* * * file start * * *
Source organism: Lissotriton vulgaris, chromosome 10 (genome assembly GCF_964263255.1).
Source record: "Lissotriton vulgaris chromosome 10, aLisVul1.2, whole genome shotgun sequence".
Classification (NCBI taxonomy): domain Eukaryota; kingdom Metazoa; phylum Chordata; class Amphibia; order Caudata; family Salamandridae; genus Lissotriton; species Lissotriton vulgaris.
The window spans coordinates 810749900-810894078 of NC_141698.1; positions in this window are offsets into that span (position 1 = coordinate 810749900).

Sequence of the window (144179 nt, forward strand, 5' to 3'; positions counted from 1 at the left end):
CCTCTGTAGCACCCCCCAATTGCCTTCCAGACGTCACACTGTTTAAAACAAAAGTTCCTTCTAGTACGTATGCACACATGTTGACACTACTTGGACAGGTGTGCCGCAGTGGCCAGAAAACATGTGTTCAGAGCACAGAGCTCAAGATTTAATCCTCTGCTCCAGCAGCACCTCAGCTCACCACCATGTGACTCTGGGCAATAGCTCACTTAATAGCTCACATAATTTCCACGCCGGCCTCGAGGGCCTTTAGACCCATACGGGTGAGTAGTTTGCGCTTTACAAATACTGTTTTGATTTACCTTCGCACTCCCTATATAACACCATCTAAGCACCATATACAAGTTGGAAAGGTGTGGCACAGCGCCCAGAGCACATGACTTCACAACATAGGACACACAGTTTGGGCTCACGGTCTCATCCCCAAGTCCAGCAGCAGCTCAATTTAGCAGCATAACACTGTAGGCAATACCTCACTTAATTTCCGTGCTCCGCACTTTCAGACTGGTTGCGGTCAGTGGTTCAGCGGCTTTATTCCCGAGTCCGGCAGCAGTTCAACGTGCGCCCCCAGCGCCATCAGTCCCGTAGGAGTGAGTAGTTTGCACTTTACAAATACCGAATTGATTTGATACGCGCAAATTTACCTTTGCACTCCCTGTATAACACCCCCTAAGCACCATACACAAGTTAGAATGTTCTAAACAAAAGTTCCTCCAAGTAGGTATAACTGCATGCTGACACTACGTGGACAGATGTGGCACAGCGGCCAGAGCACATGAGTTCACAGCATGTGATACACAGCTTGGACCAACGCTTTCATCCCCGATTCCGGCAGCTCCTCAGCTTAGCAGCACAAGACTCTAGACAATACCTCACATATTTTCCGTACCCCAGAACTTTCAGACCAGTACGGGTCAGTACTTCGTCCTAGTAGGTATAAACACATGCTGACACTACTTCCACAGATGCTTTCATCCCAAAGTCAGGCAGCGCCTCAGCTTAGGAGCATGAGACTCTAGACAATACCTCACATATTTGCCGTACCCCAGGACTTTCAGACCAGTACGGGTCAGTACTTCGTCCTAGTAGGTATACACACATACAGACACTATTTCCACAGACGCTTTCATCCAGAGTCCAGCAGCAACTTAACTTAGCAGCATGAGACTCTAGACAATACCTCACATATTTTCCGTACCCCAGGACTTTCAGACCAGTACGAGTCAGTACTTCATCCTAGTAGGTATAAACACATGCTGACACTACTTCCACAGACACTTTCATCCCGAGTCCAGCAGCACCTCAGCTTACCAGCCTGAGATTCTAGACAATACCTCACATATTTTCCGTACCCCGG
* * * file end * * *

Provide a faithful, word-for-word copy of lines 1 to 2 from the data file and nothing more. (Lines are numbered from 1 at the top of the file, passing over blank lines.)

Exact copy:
Source organism: Lissotriton vulgaris, chromosome 10 (genome assembly GCF_964263255.1).
Source record: "Lissotriton vulgaris chromosome 10, aLisVul1.2, whole genome shotgun sequence".